Lithium toxicity is a life-threatening condition that causes intestinal and neurological symptoms. It can also lead to kidney damage. It requires immediate medical care in a hospital. Talk to your healthcare provider about ways to prevent lithium toxicity if you take the medication.
Lithium toxicity (overdose) happens when you have too much of the prescription medication lithium in your body. It causes intestinal symptoms (like vomiting and diarrhea) and neurological symptoms (like confusion and uncontrolled shaking). If you don’t receive treatment for lithium toxicity, it can be fatal.
Lithium is a natural salt that reduces the symptoms of mania. Healthcare providers mainly prescribe it for bipolar disorder. The medication has a narrow range of safety, so it doesn’t take much to have too much lithium in your body.
There are a few ways lithium toxicity can happen:
Healthcare providers check lithium levels with a blood test. Your provider will evaluate what’s an appropriate level for you.
In general, levels of lithium toxicity include:
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The symptoms of lithium toxicity can vary based on the type of toxicity and the severity.
Early symptoms of acute lithium toxicity include gastrointestinal (GI) problems, like:
These symptoms usually develop within one hour of taking excess lithium.
If you have moderate to severe lithium toxicity, you’ll likely get neurological symptoms after the gastrointestinal symptoms. These include:
Get immediate medical help if you take lithium and have these symptoms.
People who have chronic lithium toxicity often develop kidney damage. It’s connected with certain kidney diseases that have different symptoms.
Nephrogenic diabetes insipidus happens when your kidneys can’t properly balance bodily fluids. Your body can’t respond properly to a natural hormone called antidiuretic hormone. Its symptoms include:
Sodium-losing nephritis happens when kidney damage leads to electrolyte imbalances. Symptoms include:
Chronic lithium toxicity can also cause endocrine system issues, including:
Talk to your healthcare provider as soon as possible if you develop any of these symptoms while taking lithium.
Symptoms of serotonin syndrome (from mild to severe) include:
Get immediate medical help if you have these symptoms.
Lithium toxicity can happen:
Intentional or accidental ingestion of excessive amounts of lithium tablets will cause acute or acute-on-chronic toxicity. It could also happen if your healthcare provider increases your dose too much, but this is rare.
Several factors can make it difficult for your body to get rid of (excrete) lithium properly. One main way is a lack of sodium (salt) and fluid in your body (dehydration). This causes your kidneys to reabsorb lithium, which increases the concentration of lithium in your blood. A lack of sodium and dehydration could happen due to:
Risk factors for chronic lithium toxicity include:
Talk to your healthcare provider if you develop any of these conditions while taking lithium.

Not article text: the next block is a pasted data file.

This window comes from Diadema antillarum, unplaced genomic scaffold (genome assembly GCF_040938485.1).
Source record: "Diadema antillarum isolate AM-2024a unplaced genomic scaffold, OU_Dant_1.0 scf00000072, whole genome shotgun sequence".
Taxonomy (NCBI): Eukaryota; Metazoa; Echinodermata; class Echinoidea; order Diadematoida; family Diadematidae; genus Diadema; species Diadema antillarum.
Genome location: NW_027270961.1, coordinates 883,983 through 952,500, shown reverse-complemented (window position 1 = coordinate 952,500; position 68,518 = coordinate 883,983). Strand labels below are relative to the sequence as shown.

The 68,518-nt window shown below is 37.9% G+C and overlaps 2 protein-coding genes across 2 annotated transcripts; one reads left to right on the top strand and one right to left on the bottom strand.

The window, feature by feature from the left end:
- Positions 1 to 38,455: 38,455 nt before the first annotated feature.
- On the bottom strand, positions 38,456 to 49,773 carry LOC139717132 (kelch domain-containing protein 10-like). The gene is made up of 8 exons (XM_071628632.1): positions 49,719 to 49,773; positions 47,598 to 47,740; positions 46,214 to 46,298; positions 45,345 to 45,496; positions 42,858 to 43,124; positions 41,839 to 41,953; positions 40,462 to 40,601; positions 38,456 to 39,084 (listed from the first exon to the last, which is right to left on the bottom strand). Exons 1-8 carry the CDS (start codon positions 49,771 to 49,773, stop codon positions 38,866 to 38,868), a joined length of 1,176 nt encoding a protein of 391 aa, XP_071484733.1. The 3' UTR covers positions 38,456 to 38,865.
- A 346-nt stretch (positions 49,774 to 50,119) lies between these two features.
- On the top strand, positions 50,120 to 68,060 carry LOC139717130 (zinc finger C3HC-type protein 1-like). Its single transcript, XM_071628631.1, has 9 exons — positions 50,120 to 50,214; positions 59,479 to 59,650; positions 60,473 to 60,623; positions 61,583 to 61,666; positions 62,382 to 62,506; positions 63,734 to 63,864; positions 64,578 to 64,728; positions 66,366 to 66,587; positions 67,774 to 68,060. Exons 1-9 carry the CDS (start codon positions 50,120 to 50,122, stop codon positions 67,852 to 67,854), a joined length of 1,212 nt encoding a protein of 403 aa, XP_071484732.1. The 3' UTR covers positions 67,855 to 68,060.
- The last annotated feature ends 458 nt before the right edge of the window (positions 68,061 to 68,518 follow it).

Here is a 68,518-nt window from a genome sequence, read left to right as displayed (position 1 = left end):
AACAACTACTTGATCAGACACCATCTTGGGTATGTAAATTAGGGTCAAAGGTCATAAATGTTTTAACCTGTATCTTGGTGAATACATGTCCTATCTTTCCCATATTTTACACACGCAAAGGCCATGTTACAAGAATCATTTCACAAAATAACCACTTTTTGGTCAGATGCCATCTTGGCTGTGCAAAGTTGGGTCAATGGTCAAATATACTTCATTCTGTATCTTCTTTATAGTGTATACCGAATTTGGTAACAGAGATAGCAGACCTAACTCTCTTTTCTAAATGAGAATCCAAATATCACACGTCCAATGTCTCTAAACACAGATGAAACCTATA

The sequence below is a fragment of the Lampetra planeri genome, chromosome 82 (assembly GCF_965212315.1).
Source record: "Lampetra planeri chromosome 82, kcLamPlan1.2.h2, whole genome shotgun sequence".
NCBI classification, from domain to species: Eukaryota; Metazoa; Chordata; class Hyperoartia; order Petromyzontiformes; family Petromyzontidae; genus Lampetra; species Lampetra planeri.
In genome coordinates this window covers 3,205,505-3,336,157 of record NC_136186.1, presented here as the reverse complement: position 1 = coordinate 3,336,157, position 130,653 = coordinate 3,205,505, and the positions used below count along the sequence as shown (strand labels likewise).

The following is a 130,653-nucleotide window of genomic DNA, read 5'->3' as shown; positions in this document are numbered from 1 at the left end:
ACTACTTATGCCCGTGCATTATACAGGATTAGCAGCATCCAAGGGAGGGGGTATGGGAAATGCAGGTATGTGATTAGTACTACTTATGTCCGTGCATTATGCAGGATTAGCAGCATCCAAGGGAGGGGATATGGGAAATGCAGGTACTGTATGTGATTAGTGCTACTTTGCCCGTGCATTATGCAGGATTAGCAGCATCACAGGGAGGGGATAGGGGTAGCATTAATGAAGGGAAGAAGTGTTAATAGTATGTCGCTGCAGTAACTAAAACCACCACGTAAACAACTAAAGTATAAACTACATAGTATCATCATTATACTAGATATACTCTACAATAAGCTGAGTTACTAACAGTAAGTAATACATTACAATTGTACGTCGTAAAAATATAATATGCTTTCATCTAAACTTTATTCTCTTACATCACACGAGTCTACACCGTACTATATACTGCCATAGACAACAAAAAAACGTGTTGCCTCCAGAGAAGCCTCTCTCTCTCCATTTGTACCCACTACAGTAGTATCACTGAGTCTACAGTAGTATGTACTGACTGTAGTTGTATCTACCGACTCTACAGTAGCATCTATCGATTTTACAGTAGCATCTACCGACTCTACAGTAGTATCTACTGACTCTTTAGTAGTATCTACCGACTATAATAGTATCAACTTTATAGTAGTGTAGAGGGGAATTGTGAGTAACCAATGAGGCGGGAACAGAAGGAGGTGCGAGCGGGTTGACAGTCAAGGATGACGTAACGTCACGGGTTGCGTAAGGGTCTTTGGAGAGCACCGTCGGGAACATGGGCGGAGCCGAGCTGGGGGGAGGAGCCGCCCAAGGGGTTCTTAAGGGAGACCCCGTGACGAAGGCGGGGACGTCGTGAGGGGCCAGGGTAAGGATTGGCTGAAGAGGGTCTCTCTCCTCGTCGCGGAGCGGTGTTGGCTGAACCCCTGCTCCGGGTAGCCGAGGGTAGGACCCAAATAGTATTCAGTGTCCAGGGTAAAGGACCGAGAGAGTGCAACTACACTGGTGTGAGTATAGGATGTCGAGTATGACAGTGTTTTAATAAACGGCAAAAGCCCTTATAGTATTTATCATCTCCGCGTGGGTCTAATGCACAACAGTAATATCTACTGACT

To determine the severity of lithium toxicity, it’s very helpful for healthcare providers to know:
To diagnose lithium toxicity, providers order several tests, including:
They’ll also monitor certain aspects of your health, like:
Treatment for acute and acute-on-chronic lithium toxicity depends on the severity and how soon you get to the emergency room. The main goals are to remove the lithium from your body and to manage your symptoms. Treatment may include:
You’ll likely receive treatment in an emergency room. If the toxicity is severe, you may need treatment in an intensive care unit (ICU).
Chronic lithium toxicity often causes kidney damage. Treatment depends on the specific kind of kidney issue. You may need kidney dialysis.
The following precautions can help prevent acute lithium toxicity:
If you’re having thoughts of suicide or thinking of intentionally overdosing on lithium, call the Suicide and Crisis Lifeline at 988. Someone will be available to talk with you 24 hours a day, seven days a week. Or go to your nearest emergency room for psychiatric evaluation.
Healthcare providers recommend regular blood and urine tests to monitor your health if you take lithium long-term. This can help catch chronic lithium toxicity early. The tests and guidelines include:
The prognosis (outlook) of lithium toxicity depends on the type and severity and how quickly you get medical help.
People who don’t get neurological symptoms from acute lithium toxicity don’t usually have long-term complications. If you get serious neurological symptoms, they can become permanent. This is why quick treatment is crucial. In severe cases, lithium toxicity can lead to coma, brain damage or even death.
Chronic lithium toxicity can be difficult to diagnose since symptoms may come on slowly. This delay can lead to long-term kidney and neurological problems.
A note from Cleveland Clinic
While lithium is a powerful and effective medication, taking it requires extra care. Lithium toxicity is a potentially fatal complication that can happen due to taking too much of the medication or having dehydration while on it. Talk to your healthcare provider about ways you can reduce your risk of lithium toxicity and signs to look out for. They’re available to help you and keep you healthy.
Last reviewed by a Cleveland Clinic medical professional on 08/21/2023.
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